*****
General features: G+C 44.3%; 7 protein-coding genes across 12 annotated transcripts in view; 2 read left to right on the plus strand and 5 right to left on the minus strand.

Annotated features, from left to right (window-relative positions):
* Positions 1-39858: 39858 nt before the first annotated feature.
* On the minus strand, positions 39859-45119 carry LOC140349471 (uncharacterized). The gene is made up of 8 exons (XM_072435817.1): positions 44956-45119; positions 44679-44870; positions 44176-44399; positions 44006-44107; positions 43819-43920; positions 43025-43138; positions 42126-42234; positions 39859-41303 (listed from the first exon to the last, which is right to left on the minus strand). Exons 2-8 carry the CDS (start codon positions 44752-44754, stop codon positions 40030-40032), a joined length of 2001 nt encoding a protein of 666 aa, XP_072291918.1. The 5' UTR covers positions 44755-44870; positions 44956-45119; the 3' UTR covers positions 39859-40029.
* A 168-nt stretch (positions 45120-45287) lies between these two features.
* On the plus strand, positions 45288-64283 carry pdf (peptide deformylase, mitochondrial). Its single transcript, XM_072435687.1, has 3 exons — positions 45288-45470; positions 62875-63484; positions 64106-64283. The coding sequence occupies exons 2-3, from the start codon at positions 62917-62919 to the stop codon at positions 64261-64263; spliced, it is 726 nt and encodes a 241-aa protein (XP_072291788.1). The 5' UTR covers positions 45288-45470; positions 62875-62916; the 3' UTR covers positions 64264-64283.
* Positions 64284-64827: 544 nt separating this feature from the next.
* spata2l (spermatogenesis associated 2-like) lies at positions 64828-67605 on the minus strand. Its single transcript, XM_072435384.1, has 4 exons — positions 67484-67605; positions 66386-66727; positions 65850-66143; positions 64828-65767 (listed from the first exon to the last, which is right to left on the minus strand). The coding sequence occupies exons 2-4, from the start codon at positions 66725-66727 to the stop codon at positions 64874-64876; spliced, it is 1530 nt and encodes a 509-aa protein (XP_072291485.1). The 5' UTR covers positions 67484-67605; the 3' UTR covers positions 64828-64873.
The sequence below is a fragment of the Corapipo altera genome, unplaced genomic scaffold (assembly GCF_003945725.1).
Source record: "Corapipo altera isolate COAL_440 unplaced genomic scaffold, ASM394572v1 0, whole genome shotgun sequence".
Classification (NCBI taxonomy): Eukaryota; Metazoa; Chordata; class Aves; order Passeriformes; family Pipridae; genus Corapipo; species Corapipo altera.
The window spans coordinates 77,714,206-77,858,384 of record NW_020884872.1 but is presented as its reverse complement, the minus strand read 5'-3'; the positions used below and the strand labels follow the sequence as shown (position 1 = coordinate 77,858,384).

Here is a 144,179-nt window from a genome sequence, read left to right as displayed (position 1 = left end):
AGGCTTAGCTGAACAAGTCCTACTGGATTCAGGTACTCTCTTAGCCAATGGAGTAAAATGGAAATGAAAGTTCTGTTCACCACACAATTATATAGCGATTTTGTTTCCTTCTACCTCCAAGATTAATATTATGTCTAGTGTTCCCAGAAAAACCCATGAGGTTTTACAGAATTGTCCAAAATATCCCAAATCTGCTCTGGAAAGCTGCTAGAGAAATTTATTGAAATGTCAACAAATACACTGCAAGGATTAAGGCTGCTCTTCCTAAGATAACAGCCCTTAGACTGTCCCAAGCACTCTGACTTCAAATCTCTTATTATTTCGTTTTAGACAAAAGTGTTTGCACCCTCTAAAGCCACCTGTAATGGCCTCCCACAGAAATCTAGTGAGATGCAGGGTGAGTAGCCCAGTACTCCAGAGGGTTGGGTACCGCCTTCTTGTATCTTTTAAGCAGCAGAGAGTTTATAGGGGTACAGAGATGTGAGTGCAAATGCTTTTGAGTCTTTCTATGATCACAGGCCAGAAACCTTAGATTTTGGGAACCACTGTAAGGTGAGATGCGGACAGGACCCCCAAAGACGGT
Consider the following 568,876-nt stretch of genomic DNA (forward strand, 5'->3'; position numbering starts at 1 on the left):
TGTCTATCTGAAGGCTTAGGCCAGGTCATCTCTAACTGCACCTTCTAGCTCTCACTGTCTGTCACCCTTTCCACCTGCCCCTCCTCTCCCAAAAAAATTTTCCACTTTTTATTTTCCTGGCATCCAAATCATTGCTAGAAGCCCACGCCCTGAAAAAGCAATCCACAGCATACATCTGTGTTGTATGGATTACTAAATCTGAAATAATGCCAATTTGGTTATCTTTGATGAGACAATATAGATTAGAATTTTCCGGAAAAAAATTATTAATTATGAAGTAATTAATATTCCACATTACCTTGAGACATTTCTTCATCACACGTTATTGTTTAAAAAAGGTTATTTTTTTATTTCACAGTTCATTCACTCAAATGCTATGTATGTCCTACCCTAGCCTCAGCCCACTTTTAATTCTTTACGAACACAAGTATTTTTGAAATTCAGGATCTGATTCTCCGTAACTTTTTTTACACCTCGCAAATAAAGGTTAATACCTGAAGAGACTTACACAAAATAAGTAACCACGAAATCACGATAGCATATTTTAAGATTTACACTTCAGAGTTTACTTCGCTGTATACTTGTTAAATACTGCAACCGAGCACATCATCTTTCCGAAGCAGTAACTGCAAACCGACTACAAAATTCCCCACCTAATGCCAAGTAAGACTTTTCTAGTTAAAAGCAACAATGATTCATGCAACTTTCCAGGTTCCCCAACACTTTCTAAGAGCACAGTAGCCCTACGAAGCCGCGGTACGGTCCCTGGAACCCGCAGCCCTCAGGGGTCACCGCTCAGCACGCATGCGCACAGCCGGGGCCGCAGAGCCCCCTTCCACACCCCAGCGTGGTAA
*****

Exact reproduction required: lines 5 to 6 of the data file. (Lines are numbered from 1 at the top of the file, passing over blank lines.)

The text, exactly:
* A 168-nt stretch (positions 45120-45287) lies between these two features.
* On the plus strand, positions 45288-64283 carry pdf (peptide deformylase, mitochondrial). Its single transcript, XM_072435687.1, has 3 exons — positions 45288-45470; positions 62875-63484; positions 64106-64283. The coding sequence occupies exons 2-3, from the start codon at positions 62917-62919 to the stop codon at positions 64261-64263; spliced, it is 726 nt and encodes a 241-aa protein (XP_072291788.1). The 5' UTR covers positions 45288-45470; positions 62875-62916; the 3' UTR covers positions 64264-64283.